Henning Larsen reveals winning design of Cockle Bay Park on Sydney waterfront

The Scandinavian architecture firm's $650m urban park aiming to restitch the city with the waterfront will host a floating tower, a retail plinth and an elevated public park.

by Zohra Khan Published on : Mar 19, 2020

Henning Larsen has been announced as the winner of the Cockle Bay Park – a 73,000 sqm urban park for Sydney’s Cockle Bay wharf. The Copenhagen-based firm was among the six shortlists for an international competition that included renowned practices such as FJMT, Grimshaw Architects, Woods Bagot, Wilkinson Eyre and UNStudio-Cox Architecture joint venture.

A glimpse of winning project overlooking the harbour | Cockle Bay Park | Henning Larsen | STIRworld
A glimpse of the winning project overlooking the harbour Image Credit: © MIR

The development covers an area above the eight lane Western distributor freeway that currently divides the city centre from the waterfront and the thriving Pyrmont district. Henning Larsen’s wining design presents a 183 m high skyscraper hosting office spaces atop a retail podium, and a sprawling elevated park along the Darling Harbour waterfront.

‘City scale’ and ‘village scale’ defining the development of the various spaces | Cockle Bay Park | Henning Larsen | STIRworld
‘City scale’ and village scale’ defining the development of the various spaces Image Credit: © MIR

The scheme defines a mix of traditional retail, office, and public programs into a unified, community destination. It envisions the development on two scales - one on the ‘city scale’ where the 63,000 sqm tower will become part of the Sydney skyline, and the ‘village scale’ as a public realm connecting them to the waterfront.

‘Reflective glass and ceramic drape the floating cuboidal volumes of the tower | Cockle Bay Park | Henning Larsen | STIRworld
Reflective glass and ceramic drape the floating cuboidal volumes of the tower Image Credit: © MIR

The vertical stacks of cuboidal volumes inconspicuously broken by green lobby spaces stand upright as the tower facing the harbour. While the superstructure features reflective glass and ceramic on the façade, the public and retail spaces on the ground floor use wood and stone.  

The retail plinth on the ground floor | Cockle Bay Park | Henning Larsen | STIRworld
The retail plinth on the ground floor Image Credit: © MIR

The tower’s unbroken silhouette, the studio says, “slips seamlessly among the towers of Sydney’s CBD, breaking down into more human-scaled pieces,” on reaching the ground level. 

10,000 sqm of area comprising shops, restaurants and bars form the retail plinth. This space is positioned alongside a wide pedestrian boulevard that forms a continuous link with the adjacent harbour and frame panoramic views of the water and the city in the background.

  • Space around the entrance to the Cockle Bay tower | Cockle Bay Park | Henning Larsen | STIRworld
    Space around the entrance to the Cockle Bay tower Image Credit: Courtesy of Henning Larsen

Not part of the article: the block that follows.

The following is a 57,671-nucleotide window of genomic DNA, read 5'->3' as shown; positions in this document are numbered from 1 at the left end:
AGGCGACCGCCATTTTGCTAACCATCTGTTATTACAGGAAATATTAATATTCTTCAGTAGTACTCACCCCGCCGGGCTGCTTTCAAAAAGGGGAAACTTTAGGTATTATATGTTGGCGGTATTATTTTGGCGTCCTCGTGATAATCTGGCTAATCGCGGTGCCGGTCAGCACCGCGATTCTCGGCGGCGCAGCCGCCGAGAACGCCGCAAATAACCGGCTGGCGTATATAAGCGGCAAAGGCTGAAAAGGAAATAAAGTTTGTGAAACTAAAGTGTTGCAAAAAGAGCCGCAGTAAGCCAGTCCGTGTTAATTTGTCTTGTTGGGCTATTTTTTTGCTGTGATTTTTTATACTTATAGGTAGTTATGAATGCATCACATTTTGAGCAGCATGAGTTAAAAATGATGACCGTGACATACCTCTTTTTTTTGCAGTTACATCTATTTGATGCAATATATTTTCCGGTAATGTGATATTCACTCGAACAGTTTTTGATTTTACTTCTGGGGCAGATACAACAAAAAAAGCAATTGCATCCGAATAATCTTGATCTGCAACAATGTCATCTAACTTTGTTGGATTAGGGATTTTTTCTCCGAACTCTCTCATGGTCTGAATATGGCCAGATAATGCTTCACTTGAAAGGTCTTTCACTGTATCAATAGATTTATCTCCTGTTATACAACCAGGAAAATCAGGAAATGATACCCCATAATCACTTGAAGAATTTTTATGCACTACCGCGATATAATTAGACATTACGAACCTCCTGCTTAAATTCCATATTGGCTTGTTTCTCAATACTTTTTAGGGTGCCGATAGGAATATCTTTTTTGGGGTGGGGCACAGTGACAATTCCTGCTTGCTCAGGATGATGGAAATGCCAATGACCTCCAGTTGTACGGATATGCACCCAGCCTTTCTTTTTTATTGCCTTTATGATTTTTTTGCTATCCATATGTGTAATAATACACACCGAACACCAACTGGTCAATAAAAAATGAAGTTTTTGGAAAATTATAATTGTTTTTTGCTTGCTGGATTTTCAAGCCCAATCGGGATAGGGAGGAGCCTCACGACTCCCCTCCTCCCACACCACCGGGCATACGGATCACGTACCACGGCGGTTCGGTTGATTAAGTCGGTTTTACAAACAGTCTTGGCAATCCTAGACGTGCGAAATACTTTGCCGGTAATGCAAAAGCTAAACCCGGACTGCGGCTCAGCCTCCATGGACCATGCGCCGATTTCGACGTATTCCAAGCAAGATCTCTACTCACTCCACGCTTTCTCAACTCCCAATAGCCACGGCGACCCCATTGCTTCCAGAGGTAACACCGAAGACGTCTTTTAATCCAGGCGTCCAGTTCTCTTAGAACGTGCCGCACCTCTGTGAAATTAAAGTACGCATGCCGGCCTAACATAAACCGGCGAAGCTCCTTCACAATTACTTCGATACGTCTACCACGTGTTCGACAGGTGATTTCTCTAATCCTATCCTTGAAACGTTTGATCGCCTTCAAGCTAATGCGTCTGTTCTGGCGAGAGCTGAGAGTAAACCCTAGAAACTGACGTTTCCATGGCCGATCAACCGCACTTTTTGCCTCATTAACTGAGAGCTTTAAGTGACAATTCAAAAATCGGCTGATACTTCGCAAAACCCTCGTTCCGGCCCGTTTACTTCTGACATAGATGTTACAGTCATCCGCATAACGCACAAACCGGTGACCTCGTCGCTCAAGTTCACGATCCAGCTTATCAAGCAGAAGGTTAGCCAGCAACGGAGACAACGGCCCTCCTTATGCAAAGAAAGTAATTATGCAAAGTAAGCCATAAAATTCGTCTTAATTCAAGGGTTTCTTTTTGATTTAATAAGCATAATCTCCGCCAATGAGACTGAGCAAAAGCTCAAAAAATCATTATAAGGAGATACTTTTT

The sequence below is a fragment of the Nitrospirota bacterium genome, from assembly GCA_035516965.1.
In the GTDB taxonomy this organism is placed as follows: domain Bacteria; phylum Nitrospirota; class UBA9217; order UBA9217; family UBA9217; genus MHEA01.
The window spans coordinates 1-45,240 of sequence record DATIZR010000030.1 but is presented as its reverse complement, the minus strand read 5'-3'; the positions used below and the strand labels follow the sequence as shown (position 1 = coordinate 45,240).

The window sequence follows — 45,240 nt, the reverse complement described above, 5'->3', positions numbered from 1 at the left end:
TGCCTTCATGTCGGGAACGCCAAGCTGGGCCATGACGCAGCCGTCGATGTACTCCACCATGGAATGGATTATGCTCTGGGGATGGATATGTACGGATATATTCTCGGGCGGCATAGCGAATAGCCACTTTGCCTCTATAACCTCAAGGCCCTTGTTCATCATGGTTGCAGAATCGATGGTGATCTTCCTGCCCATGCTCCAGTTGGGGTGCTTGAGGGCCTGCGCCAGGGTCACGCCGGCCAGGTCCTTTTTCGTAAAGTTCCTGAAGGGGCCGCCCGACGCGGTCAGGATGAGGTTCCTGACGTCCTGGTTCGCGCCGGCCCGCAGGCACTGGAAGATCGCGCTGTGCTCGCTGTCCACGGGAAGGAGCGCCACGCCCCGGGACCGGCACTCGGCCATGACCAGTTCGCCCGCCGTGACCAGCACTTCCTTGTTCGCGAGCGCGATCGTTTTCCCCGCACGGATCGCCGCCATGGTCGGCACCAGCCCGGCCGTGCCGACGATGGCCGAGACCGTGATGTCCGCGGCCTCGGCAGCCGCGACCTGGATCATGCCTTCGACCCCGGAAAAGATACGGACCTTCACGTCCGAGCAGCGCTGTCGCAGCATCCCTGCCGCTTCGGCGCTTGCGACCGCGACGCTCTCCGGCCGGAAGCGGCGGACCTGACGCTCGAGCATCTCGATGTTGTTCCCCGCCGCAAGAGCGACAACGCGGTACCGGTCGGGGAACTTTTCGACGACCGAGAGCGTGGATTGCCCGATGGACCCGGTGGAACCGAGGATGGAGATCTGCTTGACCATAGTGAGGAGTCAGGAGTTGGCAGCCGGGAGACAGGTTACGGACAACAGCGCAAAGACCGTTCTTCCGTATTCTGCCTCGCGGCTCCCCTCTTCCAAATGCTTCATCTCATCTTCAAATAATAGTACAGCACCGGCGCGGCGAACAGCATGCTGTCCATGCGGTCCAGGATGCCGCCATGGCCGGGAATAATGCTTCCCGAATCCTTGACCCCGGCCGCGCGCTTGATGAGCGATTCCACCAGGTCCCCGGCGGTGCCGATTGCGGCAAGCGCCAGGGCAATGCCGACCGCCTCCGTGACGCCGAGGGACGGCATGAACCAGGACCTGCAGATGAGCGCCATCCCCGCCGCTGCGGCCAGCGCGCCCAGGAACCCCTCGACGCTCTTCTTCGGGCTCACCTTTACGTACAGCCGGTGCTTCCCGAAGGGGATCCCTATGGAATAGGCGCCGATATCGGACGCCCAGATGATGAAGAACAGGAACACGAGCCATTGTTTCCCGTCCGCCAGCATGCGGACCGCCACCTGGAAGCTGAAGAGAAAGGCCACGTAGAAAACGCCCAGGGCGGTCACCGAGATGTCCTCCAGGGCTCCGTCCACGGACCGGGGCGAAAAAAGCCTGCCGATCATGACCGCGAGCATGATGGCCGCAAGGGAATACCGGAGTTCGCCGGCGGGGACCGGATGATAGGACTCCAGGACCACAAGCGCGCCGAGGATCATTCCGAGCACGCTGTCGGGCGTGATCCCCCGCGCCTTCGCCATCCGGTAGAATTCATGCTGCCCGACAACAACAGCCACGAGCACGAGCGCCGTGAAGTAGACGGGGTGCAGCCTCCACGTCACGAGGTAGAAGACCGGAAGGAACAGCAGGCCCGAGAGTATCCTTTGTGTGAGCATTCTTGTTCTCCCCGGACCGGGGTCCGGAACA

• Wide pedestrian walkways around the shops on the ground level | Cockle Bay Park | Henning Larsen | STIRworld
    Wide pedestrian walkways around the shops on the ground level Image Credit: Courtesy of Henning Larsen

The design also proposes an expansive public park as green lungs in the middle of the cosmopolitan city. It extends from the elevated ground level towards the waterfront below.

Pedestrian link connecting the waterfront with the retail area | Cockle Bay Park | Henning Larsen | STIRworld
Pedestrian link connecting the waterfront with the retail area Image Credit: © MIR

The project aims to ring in a new life for the people of Australia’s largest city. “Sydney is unique in how it entwines a friendly local atmosphere within a cosmopolitan city – we see Cockle Bay Park as an opportunity to reflect this and to emphasise the best of what Sydney can be,” says Viggo Haremst, Partner at Henning Larsen.

Visualised interiors of the tower’s ground floor lobby | Cockle Bay Park | Henning Larsen | STIRworld
Visualised interiors of the tower’s ground floor lobby Image Credit: © MIR

“I believe our design for Cockle Bay Park will set a new standard for high-rise development, one where the interface between public and commercial realm link to create a strong sense of community,” he adds.

The new skyscraper of the Cockle Bay Park development merging into Sydney skyline | Cockle Bay Park | Henning Larsen | STIRworld
The new skyscraper of the Cockle Bay Park development merging into Sydney skyline Image Credit: © MIR

The $650m office and retail development is planned by global investment manager AMP Capital and Australian property and real estate investment giant, The GPT Group. Having received Stage 1 approval in May 2019, it is scheduled to be completed in 2026.

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About Author

Zohra Khan

Zohra Khan

A formal education in architecture combined with an avid interest in architecture journalism and design criticism led Khan to professionally venture into writing and research. She has worked in design communication for more than three years, generating content for mondo*arc india journal. When not writing, she kicks back by dabbling on social media for STIR.

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